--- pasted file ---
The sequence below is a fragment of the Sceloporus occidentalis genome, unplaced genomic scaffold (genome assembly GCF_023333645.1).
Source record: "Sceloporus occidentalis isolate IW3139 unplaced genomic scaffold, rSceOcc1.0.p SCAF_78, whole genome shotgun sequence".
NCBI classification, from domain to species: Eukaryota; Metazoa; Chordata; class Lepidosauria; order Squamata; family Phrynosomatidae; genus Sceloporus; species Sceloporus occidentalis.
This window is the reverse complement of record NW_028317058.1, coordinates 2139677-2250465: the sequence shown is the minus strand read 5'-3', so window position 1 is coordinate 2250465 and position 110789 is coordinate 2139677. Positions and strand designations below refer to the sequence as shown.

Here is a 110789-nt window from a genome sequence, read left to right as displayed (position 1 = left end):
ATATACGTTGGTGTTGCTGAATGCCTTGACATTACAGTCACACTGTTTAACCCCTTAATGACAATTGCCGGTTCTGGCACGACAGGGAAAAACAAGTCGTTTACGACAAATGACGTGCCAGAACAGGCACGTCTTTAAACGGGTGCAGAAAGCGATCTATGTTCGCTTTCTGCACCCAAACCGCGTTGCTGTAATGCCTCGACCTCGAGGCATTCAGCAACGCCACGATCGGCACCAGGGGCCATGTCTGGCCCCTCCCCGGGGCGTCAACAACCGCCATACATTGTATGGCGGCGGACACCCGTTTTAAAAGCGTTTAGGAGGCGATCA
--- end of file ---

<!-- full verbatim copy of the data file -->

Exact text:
The sequence below is a fragment of the Sceloporus occidentalis genome, unplaced genomic scaffold (genome assembly GCF_023333645.1).
Source record: "Sceloporus occidentalis isolate IW3139 unplaced genomic scaffold, rSceOcc1.0.p SCAF_78, whole genome shotgun sequence".
NCBI classification, from domain to species: Eukaryota; Metazoa; Chordata; class Lepidosauria; order Squamata; family Phrynosomatidae; genus Sceloporus; species Sceloporus occidentalis.
This window is the reverse complement of record NW_028317058.1, coordinates 2139677-2250465: the sequence shown is the minus strand read 5'-3', so window position 1 is coordinate 2250465 and position 110789 is coordinate 2139677. Positions and strand designations below refer to the sequence as shown.

Here is a 110789-nt window from a genome sequence, read left to right as displayed (position 1 = left end):
ATATACGTTGGTGTTGCTGAATGCCTTGACATTACAGTCACACTGTTTAACCCCTTAATGACAATTGCCGGTTCTGGCACGACAGGGAAAAACAAGTCGTTTACGACAAATGACGTGCCAGAACAGGCACGTCTTTAAACGGGTGCAGAAAGCGATCTATGTTCGCTTTCTGCACCCAAACCGCGTTGCTGTAATGCCTCGACCTCGAGGCATTCAGCAACGCCACGATCGGCACCAGGGGCCATGTCTGGCCCCTCCCCGGGGCGTCAACAACCGCCATACATTGTATGGCGGCGGACACCCGTTTTAAAAGCGTTTAGGAGGCGATCA